Eurymēdē was one of the daughters of King King Oeneus of Calydon and Althaea. After the death of their brother Meleager, Eurymēdē and her sister mourned so much that Artemis turned them to guinea fowls.
"And all the mighty realm of Calydon was filled with lamentations—young and old the common people and the nobles mourned; and all the wailing women tore their hair his father threw his body on the ground, and as he covered his white hair and face with ashy dust, bewailed his aged days. Althaea, maddened in her mother's grief, has punished herself with a ruthless hand; she pierced her heart with iron.—Oh! if some God had given a resounding harp, a voice an hundred-fold more mighty, and a soul enlarged with genius, I could never tell the grief of his unhappy sisters.—They, regardless of all shame, beat on their breasts; before the body was consumed with fire, embraced it, and again embracing it, rained kisses on their loved one and the bier. And when the flames had burnt his shrinking form they strained his gathered ashes to their breasts, and prostrate on the tomb kissed his dear name, cut only in the stone,—and bathed it with their tears Latona's daughter, glutted with the woes inflicted on Parthaon's house, now gave two of the weeping sisters wide-spread wings, but Gorge and the spouse of Hercules not so were changed. Latona stretched long wings upon their arms, transformed their mouths to beaks, and sent them winging through the lucent air."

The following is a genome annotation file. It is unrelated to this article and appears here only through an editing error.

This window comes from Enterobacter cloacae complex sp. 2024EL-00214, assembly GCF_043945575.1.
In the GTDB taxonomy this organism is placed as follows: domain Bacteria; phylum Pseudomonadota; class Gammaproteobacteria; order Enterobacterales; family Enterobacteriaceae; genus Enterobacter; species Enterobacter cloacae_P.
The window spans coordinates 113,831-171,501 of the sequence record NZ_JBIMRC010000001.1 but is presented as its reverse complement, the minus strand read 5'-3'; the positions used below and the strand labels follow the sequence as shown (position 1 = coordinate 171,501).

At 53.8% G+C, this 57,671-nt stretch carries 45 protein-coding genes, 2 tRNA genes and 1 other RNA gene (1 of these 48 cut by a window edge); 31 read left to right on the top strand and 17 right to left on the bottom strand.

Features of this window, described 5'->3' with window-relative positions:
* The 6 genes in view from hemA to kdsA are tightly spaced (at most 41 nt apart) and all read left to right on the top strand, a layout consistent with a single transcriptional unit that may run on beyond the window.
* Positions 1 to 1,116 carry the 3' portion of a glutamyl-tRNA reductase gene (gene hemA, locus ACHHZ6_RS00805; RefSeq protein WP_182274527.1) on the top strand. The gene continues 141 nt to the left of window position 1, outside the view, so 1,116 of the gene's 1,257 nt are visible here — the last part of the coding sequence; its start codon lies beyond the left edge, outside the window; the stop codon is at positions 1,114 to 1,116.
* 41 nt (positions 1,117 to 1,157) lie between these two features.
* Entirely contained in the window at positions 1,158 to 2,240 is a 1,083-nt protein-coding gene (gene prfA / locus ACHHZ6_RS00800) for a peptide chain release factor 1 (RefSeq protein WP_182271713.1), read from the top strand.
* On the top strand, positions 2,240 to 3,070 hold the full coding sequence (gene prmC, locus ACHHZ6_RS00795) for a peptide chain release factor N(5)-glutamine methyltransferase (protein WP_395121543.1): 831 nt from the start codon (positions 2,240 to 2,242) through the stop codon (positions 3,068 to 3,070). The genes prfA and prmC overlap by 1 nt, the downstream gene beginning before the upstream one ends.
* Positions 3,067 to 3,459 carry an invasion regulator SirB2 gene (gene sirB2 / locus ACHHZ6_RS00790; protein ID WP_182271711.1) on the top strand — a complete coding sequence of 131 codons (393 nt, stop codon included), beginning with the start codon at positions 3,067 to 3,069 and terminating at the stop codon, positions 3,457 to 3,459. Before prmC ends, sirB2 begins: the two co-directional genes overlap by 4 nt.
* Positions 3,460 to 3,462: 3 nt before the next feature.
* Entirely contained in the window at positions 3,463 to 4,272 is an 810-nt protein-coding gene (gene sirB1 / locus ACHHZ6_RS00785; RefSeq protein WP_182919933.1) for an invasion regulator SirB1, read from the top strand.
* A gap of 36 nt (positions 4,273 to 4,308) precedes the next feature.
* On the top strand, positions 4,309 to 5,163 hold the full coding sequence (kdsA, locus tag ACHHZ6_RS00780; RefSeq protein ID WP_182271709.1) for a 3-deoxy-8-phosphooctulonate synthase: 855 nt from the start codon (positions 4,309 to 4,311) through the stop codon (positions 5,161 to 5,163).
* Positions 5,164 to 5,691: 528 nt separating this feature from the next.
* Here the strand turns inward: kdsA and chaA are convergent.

Ovid, Metamorphoses, VIII, 532-545